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Jane Roe v. Intellicorp Records

UNITED STATES DISTRICT COURT NORTHERN DISTRICT OF OHIO


December 12, 2012

JANE ROE, PLAINTIFF,
v.
INTELLICORP RECORDS, INC., DEFENDANTS.

The opinion of the court was delivered by: Ames S. Gwin, United States District Judge:

: OPINION & ORDER

: [Resolving Doc. No. 70]

The defendant in this Fair Credit Reporting Act case moves for a protective order covering documents that it says could cause commercial or competitive harm if disclosed. [Doc. 70.] The motion is unopposed. Granting a protective order motion is within the trial court's discretion, but that discretion "'is circumscribed by a long-established legal tradition' which values public access to court proceedings." Procter & Gamble Co. v. Bankers Trust Co., 78 F.3d 219, 227 (6th Cir. 1996) (quoting Brown & Williamson Tobacco Corp. v. Fed. Trade Comm'n, 710 F.2d 1165, 1177 (6th Cir. 1983)). Unwarranted restriction of court documents hampers the public's ability to act as an important check on judicial integrity. See Brown & Williamson, 710 F.2d at 1179; see also Wilson v. Am. Motors Corp., 759 F.2d 1568, 1570 (11th Cir. 1985) (observing that "trials are public proceedings" and that access to court records preserves "the rights of the public, an absent third party"). Thus, in the Sixth Circuit, courts approach protective order motions with a presumption in favor of public access to judicial records. See, e.g., In re Perrigo Co., 128 F.3d 430, 447 (6th Cir. 1997).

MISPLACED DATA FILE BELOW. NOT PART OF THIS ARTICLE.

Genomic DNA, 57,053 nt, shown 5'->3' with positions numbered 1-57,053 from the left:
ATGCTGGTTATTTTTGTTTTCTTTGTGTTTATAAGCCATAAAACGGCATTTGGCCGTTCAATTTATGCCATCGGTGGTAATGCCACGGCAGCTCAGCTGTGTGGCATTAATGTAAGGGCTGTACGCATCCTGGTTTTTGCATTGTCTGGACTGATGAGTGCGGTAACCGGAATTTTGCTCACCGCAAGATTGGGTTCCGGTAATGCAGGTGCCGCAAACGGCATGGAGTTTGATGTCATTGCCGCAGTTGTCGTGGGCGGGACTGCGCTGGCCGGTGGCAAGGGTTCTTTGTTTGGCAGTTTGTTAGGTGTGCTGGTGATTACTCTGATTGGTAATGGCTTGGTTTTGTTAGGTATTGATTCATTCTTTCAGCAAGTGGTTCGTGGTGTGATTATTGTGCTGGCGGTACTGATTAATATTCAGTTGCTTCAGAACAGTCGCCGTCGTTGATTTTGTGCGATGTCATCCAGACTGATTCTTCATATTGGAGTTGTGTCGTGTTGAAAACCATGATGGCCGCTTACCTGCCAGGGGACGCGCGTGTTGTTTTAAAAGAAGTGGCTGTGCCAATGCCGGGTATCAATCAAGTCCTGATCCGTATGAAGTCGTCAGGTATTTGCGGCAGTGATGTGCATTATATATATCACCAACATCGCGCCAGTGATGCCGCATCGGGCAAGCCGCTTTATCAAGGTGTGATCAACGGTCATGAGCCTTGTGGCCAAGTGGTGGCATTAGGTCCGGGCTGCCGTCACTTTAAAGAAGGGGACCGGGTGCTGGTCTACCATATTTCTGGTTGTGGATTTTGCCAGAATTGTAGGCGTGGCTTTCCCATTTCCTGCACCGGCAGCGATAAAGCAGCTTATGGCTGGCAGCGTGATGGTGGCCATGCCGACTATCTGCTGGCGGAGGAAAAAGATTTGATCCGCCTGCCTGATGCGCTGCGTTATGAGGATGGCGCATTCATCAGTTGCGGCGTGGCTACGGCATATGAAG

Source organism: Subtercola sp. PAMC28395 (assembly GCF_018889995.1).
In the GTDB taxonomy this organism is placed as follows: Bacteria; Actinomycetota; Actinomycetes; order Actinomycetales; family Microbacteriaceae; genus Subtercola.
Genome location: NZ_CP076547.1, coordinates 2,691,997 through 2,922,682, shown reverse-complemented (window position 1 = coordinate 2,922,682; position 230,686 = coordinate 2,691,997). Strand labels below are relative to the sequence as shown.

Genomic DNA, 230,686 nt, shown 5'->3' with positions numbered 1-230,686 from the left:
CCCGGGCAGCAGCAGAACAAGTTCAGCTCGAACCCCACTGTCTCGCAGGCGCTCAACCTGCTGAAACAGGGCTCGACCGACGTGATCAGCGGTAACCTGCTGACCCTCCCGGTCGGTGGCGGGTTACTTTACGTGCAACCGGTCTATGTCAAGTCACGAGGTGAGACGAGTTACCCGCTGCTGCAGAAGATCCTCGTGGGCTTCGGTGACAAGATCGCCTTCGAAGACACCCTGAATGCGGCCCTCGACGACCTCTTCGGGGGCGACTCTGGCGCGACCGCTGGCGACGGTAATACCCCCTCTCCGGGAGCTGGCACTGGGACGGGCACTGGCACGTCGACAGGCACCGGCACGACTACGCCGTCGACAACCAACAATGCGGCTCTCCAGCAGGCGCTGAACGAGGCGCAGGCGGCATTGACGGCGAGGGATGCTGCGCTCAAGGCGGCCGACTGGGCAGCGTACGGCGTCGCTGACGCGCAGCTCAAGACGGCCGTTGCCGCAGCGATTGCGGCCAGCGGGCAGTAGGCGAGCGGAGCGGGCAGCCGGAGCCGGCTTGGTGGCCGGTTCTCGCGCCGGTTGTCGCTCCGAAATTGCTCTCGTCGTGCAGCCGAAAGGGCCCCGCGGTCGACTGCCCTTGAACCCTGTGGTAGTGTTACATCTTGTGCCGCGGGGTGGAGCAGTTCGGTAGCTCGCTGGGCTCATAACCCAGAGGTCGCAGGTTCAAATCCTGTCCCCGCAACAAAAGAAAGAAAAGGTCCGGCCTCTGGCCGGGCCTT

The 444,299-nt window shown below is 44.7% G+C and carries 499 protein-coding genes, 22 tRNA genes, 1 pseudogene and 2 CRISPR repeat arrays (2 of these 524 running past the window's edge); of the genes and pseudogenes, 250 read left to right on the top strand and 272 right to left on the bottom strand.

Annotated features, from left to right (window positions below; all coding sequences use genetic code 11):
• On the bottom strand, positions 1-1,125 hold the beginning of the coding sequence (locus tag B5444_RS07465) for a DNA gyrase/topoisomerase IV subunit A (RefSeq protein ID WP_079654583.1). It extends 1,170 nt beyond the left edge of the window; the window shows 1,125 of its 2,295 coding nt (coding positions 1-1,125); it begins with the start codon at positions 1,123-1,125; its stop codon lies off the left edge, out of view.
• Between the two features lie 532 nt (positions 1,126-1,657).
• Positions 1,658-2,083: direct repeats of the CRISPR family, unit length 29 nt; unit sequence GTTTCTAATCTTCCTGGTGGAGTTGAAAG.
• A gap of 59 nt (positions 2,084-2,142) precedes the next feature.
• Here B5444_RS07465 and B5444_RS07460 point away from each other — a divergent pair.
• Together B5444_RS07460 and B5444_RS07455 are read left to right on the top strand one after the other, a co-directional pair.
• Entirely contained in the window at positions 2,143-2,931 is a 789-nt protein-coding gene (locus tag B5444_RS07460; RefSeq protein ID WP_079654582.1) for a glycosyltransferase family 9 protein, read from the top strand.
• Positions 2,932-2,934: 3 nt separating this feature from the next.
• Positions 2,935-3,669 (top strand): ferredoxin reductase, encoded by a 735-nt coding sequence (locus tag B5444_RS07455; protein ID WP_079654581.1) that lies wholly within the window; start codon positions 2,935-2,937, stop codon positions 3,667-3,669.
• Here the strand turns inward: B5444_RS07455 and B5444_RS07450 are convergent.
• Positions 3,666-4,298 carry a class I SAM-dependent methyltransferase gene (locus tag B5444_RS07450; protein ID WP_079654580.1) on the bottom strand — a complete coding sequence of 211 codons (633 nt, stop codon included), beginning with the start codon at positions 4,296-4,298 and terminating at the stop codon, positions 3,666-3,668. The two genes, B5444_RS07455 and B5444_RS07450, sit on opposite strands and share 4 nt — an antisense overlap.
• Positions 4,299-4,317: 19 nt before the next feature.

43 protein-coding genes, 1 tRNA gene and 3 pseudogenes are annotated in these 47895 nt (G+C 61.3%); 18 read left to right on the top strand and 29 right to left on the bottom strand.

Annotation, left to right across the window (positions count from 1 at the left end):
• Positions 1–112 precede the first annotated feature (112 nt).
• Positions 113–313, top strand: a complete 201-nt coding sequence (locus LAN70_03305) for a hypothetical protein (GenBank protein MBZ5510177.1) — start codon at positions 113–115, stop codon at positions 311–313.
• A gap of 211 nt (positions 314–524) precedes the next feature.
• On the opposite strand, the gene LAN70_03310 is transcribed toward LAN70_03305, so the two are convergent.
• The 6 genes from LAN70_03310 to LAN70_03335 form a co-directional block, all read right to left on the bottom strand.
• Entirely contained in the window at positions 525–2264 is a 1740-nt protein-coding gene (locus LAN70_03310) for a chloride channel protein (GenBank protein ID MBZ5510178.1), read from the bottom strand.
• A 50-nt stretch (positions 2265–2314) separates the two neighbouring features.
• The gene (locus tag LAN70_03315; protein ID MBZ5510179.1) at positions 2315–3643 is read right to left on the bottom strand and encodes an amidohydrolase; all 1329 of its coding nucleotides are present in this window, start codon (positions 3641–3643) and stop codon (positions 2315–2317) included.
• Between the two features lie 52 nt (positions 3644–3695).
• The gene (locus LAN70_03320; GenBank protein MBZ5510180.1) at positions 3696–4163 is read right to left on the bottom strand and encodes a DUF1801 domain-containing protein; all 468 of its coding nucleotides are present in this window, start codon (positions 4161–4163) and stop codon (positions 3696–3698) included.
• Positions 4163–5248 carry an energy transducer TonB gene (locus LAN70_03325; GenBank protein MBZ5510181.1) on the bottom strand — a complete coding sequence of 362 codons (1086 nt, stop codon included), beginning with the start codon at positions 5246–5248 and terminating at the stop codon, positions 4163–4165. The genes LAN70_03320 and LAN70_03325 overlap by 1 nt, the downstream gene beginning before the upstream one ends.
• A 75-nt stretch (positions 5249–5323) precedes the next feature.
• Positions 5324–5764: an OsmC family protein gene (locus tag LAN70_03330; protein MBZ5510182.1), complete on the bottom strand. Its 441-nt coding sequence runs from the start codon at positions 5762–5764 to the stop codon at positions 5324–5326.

Moreover, the fact that the protective order is unopposed does not overcome this presumption. See Proctor & Gamble Co., 78 F.3d at 227 (warning district courts against "abdicat[ing their] responsibility to oversee the discovery process and to determine whether filings should be made available to the public" and against "turn[ing] this function over to the parties," which would be "a violation not only of Rule 26(c) but of the principles so painstakingly discussed in Brown & Williamson").

A successful protective order motion must show specifically that disclosure of particular information would cause serious harm. See, e.g., Brown & Williamson, 710 F.2d at 1179-80. Here, the movant fails to meet this standard. Instead, it provides a non-exhaustive list of documents that it claims "carr[y] the potential to harm Intellicorp both commercially and competitively by providing confidential information to Intellicorp's competitors as well as to competing customers." [Doc. 70, at 3.] Further, the movant asks for blanket authority to designate documents as confidential that they themselves deem warrant such status. [Id.] However, Intellicorp has failed to show that public disclosure of any information might cause serious harm or is otherwise warranted.

The movant may move to seal individual documents provided that the requisite particularized showing is made. For example, upon a proper motion, the Court will consider limiting public disclosure of information that is highly sensitive or considered a trade secret. However, the Court will not simply grant the movant blanket authorization to cloak the entire case under a veil. The Court thus DENIES the motion for a protective order.

IT IS SO ORDERED.

JAMES S. GWIN UNITED STATES DISTRICT JUDGE

20121212

© 1992-2012 VersusLaw Inc.



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